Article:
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Translation Postcards: Dr Édith Koumtoudji in Johannesburg, South Africa


“Beautiful” is not perhaps the first adjective most people would reach for when describing a road network, but even after ten years in Johannesburg – the economic capital of South Africa – Cameroon-born Dr Édith Koumtoudji still lists the infrastructure among the things she’s most impressed by. Next on the list are the abundant trees, the sprawling university campuses, the bristling skyscrapers, and the massive shopping malls, one of which has space for 65,000 cars, she’s at pains to point out.

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Translation Postcards: Natalya Danilova in St Petersburg, Russia



Walking down Nevsky Prospekt, the main street in St Petersburg, you could be forgiven for thinking you were in Western Europe. That was precisely the intention of Peter the Great, when he founded the city in 1703. He set out to make his imperial capital a “window on Europe”, complete with Amsterdam-style canals and grand theatres, opera houses and museums. It remains the country’s cultural centre to this day.

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Translation Postcards: Alda Lima in Rio de Janeiro, Brazil



Life as a translator can be tough when you live in one of the world’s most iconic cities. Just imagine having to look at the fabled Sugar Loaf mountain or the immense statue of Christ the Redeemer every time you leave your home in Rio’s South Zone. Or having nowhere to jog but the famous wavy black and white sidewalk on Copacabana Beach. Nothing to see but the beautiful tanned people hanging out on Ipanema, listening to the ocean surf crashing onto the shore. And on top of that, all that music, all that sun, in a climate where winter lasts a massive 5 days on average.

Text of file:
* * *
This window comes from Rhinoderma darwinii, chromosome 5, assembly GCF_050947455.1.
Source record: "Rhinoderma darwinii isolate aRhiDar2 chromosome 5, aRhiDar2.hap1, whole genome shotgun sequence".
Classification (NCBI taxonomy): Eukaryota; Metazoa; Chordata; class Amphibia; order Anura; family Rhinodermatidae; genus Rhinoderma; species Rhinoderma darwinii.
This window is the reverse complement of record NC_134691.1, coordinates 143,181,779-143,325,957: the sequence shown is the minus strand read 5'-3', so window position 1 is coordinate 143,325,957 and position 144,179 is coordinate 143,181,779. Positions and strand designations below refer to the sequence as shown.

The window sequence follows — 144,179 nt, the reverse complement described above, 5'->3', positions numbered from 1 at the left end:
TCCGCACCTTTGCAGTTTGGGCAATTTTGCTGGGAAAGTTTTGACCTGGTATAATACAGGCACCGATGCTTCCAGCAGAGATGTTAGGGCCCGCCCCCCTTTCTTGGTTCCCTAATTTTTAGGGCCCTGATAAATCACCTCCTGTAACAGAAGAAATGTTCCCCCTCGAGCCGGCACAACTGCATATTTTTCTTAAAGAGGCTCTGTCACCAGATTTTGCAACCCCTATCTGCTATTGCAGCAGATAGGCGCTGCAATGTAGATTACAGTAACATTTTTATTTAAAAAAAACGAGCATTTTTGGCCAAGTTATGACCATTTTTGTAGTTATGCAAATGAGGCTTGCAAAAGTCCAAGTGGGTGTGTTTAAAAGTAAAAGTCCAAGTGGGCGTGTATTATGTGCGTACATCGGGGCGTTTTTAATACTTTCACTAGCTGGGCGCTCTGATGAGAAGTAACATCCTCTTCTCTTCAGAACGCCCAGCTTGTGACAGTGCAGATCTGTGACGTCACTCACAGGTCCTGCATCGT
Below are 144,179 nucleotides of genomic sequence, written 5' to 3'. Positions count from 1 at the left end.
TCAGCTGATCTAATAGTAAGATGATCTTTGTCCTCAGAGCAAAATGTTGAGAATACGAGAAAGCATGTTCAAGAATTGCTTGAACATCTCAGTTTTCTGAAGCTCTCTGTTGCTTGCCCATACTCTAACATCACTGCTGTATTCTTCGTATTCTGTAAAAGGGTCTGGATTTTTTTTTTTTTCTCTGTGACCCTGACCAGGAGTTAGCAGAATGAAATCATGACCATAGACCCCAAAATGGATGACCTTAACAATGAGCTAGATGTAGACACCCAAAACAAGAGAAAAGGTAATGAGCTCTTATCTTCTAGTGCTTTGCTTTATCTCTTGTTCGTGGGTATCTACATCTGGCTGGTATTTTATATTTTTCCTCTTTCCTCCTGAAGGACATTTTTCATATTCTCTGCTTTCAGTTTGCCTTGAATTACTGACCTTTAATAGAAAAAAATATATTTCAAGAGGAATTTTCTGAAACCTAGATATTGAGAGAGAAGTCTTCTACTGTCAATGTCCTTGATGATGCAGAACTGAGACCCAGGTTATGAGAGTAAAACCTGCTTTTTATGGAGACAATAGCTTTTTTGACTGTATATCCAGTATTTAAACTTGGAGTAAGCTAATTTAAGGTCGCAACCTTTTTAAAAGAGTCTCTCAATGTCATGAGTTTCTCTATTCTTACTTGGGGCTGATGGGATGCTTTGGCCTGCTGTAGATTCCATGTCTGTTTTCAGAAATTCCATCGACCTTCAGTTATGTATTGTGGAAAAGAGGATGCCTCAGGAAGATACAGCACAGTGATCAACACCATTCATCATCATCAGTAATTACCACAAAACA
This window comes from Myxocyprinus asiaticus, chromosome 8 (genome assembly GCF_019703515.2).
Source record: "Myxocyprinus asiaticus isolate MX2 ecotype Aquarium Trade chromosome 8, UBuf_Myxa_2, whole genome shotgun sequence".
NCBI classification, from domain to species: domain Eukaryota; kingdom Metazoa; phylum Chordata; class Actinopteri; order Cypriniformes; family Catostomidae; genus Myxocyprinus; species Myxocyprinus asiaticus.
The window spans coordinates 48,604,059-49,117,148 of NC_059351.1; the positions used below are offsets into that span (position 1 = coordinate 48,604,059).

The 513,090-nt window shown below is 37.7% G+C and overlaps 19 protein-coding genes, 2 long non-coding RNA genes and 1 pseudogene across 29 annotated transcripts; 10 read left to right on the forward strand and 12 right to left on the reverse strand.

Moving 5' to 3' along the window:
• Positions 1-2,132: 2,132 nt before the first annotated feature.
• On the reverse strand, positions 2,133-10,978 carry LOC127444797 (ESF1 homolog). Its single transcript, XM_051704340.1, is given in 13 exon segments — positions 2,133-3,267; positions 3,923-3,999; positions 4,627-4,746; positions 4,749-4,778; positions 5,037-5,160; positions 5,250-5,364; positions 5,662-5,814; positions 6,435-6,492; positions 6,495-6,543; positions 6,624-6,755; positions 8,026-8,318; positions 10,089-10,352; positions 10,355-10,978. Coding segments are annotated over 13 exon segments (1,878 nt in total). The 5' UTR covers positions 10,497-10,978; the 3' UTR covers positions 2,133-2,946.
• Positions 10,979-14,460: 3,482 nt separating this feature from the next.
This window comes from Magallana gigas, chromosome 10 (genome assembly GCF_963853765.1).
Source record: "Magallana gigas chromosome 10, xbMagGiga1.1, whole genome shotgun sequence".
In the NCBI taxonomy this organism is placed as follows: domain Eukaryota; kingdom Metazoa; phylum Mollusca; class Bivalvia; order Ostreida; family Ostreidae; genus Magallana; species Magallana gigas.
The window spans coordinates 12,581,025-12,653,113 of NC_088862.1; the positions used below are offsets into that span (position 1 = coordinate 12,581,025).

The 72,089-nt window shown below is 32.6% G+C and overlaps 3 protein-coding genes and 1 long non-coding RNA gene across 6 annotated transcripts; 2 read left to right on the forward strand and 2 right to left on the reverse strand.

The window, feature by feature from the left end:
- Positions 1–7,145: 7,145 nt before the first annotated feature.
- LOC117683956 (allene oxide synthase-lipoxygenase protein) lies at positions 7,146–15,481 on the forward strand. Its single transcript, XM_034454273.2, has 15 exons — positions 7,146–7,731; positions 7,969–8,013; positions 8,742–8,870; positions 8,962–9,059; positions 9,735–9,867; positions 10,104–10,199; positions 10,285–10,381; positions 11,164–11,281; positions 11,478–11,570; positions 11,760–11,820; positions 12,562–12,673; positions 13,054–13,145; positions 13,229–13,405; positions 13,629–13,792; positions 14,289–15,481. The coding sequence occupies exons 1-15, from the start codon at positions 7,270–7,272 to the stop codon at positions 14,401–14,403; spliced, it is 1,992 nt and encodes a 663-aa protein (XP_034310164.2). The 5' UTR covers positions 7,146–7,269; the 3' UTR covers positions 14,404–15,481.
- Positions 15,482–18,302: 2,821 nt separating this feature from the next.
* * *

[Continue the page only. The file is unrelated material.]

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Translation Postcards: Dalih Sembiring in Sewon, Indonesia



The facts are enough to make your mind boggle. Indonesia is a vast archipelago in Southeast Asia, made up of no fewer than 17,000 islands. Some of the names will be familiar, such as: Sumatra, Bali, Papua, Borneo, Sulawesi, and Java. The country won independence in 1945 after centuries of colonial history, beginning with Portuguese and British traders, but mostly under Dutch rule, when the country was known as the Dutch East Indies – at least to Europeans. It’s the fourth most populous country in the world, (after China, India and the US) with 267 million citizens, and the world’s most populous Muslim-majority country.

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Translation Postcards: Joao Correia in Coimbra, Portugal